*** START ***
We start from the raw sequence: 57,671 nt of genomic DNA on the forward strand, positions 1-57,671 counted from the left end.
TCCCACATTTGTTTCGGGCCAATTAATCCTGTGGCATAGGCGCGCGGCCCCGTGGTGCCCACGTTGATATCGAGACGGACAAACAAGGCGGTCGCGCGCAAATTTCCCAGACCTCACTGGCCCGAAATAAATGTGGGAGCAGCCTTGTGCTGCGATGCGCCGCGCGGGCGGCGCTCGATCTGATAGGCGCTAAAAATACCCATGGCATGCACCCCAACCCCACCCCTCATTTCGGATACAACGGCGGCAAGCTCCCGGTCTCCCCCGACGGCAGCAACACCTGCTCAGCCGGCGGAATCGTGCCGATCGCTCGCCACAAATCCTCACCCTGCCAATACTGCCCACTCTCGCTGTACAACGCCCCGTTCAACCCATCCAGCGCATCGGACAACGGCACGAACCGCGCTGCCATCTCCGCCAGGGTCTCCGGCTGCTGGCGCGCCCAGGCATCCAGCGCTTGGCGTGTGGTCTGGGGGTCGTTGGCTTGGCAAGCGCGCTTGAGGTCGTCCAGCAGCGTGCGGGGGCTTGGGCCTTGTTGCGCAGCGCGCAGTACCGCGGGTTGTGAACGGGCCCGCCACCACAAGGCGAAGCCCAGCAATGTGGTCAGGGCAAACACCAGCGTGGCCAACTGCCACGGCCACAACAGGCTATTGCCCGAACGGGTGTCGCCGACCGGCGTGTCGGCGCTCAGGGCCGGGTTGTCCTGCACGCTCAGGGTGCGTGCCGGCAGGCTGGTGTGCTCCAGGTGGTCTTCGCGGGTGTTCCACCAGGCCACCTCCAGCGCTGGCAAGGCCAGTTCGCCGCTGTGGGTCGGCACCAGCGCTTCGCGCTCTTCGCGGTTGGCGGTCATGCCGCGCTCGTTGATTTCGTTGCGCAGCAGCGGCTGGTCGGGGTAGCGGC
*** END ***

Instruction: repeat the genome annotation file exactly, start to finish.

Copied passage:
We start from the raw sequence: 57,671 nt of genomic DNA on the forward strand, positions 1-57,671 counted from the left end.
TCCCACATTTGTTTCGGGCCAATTAATCCTGTGGCATAGGCGCGCGGCCCCGTGGTGCCCACGTTGATATCGAGACGGACAAACAAGGCGGTCGCGCGCAAATTTCCCAGACCTCACTGGCCCGAAATAAATGTGGGAGCAGCCTTGTGCTGCGATGCGCCGCGCGGGCGGCGCTCGATCTGATAGGCGCTAAAAATACCCATGGCATGCACCCCAACCCCACCCCTCATTTCGGATACAACGGCGGCAAGCTCCCGGTCTCCCCCGACGGCAGCAACACCTGCTCAGCCGGCGGAATCGTGCCGATCGCTCGCCACAAATCCTCACCCTGCCAATACTGCCCACTCTCGCTGTACAACGCCCCGTTCAACCCATCCAGCGCATCGGACAACGGCACGAACCGCGCTGCCATCTCCGCCAGGGTCTCCGGCTGCTGGCGCGCCCAGGCATCCAGCGCTTGGCGTGTGGTCTGGGGGTCGTTGGCTTGGCAAGCGCGCTTGAGGTCGTCCAGCAGCGTGCGGGGGCTTGGGCCTTGTTGCGCAGCGCGCAGTACCGCGGGTTGTGAACGGGCCCGCCACCACAAGGCGAAGCCCAGCAATGTGGTCAGGGCAAACACCAGCGTGGCCAACTGCCACGGCCACAACAGGCTATTGCCCGAACGGGTGTCGCCGACCGGCGTGTCGGCGCTCAGGGCCGGGTTGTCCTGCACGCTCAGGGTGCGTGCCGGCAGGCTGGTGTGCTCCAGGTGGTCTTCGCGGGTGTTCCACCAGGCCACCTCCAGCGCTGGCAAGGCCAGTTCGCCGCTGTGGGTCGGCACCAGCGCTTCGCGCTCTTCGCGGTTGGCGGTCATGCCGCGCTCGTTGATTTCGTTGCGCAGCAGCGGCTGGTCGGGGTAGCGGC